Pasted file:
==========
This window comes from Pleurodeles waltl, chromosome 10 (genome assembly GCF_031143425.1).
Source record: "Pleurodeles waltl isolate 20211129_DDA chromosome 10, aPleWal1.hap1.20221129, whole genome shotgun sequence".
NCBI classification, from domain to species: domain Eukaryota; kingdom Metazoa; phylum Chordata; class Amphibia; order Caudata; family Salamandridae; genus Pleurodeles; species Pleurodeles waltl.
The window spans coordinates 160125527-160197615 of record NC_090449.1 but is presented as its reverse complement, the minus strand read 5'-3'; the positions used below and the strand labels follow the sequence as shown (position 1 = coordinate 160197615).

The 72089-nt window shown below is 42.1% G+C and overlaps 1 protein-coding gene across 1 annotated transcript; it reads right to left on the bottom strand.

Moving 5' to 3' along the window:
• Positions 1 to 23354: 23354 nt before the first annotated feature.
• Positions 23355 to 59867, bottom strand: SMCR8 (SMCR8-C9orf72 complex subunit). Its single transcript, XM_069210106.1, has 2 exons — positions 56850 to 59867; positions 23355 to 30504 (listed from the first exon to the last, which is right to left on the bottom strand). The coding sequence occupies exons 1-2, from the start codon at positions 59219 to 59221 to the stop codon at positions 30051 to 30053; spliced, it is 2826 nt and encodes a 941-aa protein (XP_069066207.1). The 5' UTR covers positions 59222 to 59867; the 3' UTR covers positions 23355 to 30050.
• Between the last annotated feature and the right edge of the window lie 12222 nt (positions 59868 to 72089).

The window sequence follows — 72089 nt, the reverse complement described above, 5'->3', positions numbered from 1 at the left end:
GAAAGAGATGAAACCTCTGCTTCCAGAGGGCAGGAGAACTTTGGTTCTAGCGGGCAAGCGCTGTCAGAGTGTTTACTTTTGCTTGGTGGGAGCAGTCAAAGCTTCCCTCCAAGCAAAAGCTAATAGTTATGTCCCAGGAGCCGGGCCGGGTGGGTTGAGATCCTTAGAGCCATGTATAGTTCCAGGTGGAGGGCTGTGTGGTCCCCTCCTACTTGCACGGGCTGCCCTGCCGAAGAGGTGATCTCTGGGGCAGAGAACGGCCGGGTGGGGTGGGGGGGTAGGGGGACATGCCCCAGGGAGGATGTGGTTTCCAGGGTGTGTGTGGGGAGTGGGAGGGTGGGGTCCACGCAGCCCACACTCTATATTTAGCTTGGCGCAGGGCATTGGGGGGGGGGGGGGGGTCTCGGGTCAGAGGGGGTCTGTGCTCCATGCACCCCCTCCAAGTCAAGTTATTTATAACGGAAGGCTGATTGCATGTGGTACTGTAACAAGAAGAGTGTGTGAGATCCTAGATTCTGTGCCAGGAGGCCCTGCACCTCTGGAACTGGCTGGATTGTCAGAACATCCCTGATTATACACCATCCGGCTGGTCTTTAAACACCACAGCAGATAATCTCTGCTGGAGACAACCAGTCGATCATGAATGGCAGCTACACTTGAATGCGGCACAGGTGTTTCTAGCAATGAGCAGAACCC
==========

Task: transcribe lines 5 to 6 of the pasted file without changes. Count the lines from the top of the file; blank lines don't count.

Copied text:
The 72089-nt window shown below is 42.1% G+C and overlaps 1 protein-coding gene across 1 annotated transcript; it reads right to left on the bottom strand.

Moving 5' to 3' along the window: